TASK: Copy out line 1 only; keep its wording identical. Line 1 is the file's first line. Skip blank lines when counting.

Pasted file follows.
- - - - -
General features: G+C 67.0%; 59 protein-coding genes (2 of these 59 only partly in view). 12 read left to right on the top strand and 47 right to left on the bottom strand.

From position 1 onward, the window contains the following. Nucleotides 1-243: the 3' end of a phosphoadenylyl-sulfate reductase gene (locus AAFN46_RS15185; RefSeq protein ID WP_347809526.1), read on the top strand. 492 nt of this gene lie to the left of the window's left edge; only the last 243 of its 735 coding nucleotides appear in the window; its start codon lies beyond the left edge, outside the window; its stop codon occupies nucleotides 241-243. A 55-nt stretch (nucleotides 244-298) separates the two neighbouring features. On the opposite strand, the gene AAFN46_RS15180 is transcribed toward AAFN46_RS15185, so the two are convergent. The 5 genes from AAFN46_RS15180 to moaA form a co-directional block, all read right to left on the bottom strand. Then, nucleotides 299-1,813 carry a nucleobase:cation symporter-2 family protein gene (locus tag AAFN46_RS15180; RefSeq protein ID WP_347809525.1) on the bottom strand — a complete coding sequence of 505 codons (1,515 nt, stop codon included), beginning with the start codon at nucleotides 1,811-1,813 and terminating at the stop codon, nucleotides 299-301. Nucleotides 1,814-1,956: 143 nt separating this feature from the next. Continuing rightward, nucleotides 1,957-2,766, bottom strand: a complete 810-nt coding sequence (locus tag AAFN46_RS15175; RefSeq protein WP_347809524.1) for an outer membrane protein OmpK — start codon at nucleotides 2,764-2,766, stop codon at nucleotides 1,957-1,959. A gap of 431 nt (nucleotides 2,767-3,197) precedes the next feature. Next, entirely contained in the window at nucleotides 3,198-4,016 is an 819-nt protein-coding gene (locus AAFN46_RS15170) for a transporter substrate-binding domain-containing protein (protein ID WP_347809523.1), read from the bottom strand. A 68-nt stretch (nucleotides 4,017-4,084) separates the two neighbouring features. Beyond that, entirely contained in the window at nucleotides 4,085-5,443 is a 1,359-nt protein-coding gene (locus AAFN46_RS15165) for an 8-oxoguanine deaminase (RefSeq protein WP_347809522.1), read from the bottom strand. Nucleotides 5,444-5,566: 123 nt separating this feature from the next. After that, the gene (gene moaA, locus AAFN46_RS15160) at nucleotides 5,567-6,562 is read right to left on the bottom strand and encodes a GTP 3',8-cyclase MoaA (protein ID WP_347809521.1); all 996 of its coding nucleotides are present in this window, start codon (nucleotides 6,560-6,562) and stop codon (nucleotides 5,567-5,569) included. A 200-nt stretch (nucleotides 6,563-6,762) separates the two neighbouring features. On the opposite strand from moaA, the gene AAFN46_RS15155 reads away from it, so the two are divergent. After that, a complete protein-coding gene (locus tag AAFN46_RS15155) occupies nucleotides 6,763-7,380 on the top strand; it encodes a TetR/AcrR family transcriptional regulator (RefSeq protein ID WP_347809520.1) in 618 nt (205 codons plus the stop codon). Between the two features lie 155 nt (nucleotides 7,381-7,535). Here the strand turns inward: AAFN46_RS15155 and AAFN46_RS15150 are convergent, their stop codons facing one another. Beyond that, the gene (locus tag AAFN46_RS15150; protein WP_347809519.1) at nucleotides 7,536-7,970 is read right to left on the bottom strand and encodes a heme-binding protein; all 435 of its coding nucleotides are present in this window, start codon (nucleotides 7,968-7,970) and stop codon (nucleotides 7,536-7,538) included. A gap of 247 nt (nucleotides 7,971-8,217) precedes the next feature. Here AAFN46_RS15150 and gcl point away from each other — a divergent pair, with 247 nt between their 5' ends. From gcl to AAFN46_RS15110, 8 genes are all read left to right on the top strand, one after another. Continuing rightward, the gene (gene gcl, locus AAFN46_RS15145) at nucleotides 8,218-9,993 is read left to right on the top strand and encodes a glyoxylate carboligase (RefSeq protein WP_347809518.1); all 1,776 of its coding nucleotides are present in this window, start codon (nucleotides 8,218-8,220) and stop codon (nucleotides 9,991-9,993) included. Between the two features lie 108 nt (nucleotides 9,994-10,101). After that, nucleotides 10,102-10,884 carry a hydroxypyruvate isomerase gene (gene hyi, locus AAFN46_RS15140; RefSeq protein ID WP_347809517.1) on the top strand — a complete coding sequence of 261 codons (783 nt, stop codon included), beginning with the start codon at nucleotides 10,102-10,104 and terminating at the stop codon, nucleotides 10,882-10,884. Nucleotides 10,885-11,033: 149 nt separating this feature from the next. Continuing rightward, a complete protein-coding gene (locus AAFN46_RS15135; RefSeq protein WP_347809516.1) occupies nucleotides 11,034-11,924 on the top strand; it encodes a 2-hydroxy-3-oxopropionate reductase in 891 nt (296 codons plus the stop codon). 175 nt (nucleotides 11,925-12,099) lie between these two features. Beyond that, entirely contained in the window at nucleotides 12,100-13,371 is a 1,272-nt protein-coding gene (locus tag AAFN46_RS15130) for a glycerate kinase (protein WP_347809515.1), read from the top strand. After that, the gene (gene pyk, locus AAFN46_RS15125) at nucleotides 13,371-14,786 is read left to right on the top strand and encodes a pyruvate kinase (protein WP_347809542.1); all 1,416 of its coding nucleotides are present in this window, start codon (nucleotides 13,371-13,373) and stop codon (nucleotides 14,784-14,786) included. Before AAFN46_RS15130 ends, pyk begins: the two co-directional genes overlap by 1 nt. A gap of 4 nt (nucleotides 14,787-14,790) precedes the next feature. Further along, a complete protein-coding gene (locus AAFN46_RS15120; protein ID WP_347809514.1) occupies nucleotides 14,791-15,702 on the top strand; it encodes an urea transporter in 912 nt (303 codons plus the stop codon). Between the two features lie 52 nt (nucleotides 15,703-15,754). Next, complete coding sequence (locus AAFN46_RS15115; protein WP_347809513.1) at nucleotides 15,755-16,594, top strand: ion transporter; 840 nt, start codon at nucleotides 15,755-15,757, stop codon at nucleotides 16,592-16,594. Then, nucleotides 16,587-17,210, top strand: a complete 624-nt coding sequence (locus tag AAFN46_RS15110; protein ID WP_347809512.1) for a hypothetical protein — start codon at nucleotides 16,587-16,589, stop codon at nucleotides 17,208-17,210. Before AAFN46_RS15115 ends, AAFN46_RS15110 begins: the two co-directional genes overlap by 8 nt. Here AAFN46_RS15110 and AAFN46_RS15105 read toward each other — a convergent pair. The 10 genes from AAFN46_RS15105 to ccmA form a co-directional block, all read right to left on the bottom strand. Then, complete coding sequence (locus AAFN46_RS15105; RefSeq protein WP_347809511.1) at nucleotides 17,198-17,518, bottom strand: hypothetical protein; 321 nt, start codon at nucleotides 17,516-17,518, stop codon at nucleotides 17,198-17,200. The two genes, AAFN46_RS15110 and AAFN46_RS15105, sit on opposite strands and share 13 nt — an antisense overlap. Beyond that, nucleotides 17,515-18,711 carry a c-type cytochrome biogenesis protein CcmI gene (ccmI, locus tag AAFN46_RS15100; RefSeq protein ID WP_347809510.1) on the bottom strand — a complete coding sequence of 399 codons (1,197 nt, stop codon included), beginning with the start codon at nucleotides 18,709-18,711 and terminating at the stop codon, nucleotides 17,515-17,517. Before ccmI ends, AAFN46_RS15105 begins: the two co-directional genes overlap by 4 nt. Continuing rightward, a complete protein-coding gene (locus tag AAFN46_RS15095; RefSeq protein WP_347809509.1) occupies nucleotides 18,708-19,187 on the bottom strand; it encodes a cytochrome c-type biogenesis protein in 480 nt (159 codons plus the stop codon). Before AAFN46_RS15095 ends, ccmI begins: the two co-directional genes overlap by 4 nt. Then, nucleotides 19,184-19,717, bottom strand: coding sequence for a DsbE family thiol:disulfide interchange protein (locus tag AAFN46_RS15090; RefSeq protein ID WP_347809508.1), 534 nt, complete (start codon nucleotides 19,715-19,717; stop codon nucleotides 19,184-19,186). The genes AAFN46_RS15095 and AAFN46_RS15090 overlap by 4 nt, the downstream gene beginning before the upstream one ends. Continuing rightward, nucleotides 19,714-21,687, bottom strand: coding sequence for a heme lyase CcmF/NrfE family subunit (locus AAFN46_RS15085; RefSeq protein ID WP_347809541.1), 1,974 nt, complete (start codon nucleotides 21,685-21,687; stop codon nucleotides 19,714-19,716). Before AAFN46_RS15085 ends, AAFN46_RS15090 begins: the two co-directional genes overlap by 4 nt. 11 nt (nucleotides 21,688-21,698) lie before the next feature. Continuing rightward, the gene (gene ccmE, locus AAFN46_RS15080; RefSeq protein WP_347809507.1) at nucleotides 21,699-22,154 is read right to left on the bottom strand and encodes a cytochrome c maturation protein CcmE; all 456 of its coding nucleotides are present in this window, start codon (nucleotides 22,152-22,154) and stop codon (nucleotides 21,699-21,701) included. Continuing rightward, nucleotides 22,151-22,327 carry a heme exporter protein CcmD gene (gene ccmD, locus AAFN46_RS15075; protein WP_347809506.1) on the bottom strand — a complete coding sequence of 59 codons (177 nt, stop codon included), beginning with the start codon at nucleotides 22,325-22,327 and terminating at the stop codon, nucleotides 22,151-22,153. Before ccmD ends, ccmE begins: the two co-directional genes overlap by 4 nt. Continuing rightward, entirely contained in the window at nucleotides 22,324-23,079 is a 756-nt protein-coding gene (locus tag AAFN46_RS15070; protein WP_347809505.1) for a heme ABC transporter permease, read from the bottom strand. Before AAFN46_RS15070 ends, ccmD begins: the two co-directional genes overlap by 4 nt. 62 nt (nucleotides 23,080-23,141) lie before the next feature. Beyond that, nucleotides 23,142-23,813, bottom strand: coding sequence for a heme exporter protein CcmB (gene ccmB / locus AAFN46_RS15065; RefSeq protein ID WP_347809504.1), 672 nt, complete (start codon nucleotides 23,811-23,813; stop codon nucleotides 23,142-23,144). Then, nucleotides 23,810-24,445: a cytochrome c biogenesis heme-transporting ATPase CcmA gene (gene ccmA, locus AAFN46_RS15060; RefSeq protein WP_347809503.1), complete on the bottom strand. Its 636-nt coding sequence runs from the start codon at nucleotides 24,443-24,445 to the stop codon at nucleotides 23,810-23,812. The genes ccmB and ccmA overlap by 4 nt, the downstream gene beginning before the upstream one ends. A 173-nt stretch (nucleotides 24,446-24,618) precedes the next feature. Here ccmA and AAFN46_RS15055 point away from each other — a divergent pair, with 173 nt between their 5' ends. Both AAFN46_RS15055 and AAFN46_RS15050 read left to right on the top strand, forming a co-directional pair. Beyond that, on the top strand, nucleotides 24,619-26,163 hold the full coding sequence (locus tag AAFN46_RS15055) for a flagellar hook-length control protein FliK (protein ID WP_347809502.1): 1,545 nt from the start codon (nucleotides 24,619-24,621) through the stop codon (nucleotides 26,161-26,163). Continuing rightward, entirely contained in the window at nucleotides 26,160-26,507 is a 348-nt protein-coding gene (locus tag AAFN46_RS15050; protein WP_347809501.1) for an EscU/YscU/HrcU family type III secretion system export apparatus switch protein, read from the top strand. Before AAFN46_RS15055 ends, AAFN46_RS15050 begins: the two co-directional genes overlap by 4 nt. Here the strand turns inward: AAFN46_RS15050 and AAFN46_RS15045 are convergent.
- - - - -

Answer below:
General features: G+C 67.0%; 59 protein-coding genes (2 of these 59 only partly in view). 12 read left to right on the top strand and 47 right to left on the bottom strand.